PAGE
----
Two Kinds

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I had an idea for a series of posts based on the “there are two kinds of people in the world” concept, but reduced down to Japanese life. Today the two kinds of people are: those who enter forward, and those who enter backwards.

Japanese homes are traditionally designed with a genkan (玄関), which is a type of entry hall which is designed with high and low portions. When entering a home we should remove our shoes, leaving them on the lower (dirty) floor, and step up into the higher (clean) area. Many homes will have slippers for their guests when they are inside. Many small town community halls and schools are still designed this way as well, but most stores have long since moved to a more western standard.

Another feature of Japanese homes is the toilet room. Unlike the normal American bathroom which contains bathing (clean) and waste expulsion (dirty) functions in the same area, the Japanese toilet room is just a small closet containing a toilet and often a sink for hand washing. When entering the toilet room it is expected that the house slippers should be left outside the door and one should wear bathroom slippers. This is also true in many businesses and public halls. In this case there will be several pairs of slippers waiting in the toilet room, because there are many toilets.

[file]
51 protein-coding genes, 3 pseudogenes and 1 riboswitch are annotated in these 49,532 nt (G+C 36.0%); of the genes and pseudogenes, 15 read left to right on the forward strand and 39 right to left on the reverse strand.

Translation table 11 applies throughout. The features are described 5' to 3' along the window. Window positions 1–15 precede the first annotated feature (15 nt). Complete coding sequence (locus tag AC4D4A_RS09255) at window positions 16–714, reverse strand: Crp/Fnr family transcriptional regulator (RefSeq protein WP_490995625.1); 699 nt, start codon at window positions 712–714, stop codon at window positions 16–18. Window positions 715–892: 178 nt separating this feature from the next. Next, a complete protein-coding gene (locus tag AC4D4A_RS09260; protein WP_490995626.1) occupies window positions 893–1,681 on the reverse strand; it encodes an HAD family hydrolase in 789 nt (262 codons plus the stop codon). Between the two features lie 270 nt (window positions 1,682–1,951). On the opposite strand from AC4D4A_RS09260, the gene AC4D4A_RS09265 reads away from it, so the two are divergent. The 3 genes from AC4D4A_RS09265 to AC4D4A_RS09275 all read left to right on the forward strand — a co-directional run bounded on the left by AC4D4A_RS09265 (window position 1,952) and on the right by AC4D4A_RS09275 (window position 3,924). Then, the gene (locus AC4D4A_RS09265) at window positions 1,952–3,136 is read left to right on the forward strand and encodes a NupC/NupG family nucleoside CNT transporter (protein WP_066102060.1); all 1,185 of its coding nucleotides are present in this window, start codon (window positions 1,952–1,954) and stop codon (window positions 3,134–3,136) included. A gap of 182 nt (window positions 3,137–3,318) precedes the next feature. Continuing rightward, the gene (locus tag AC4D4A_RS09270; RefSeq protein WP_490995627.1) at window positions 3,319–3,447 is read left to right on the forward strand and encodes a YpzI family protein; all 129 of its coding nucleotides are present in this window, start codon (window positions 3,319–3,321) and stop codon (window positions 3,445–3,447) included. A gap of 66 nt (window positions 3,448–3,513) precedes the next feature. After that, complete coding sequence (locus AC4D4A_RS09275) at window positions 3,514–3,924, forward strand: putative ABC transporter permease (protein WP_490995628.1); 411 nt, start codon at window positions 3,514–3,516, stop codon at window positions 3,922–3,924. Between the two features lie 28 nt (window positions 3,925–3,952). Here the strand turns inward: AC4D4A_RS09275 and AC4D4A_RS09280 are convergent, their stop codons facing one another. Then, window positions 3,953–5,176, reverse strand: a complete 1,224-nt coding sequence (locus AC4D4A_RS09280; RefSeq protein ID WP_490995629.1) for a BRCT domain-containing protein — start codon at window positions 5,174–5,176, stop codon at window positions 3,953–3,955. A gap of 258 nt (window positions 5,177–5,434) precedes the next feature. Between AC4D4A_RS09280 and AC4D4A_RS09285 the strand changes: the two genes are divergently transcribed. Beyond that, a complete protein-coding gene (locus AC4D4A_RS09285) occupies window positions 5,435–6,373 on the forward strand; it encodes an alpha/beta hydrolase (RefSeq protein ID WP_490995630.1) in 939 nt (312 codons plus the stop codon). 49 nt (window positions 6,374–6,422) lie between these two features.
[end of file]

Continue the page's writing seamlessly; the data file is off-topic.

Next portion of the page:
Now, coming to our main point: entering/exiting a room forward or backward determines which way your slippers/shoes are facing. Let’s look at the toilets first. (eww, that sounded a little gross.) If you enter the toilet room facing forward then, when you are leaving, your slippers will have to be turned around before you put them on. Alternately, you could turn around and step over them – and then slip your feet inside. Likewise, if you exit while facing out, you leave a hassle for the next user.

Typically when you enter a toilet in someone’s home, you will find the mouth of the slippers yawning invitingly at your feet. In public restrooms this will generally be the case immediately after the cleaning lady has put things in order, but varies widely by location and time of day.

Like so many things in life, I think this difference really refines down to: people who think about others, and those who think about themselves (or don’t think about anything). Another thought that strikes me is: ability to think about the future vs. only being aware of ones immediate situation.

So, which are you?

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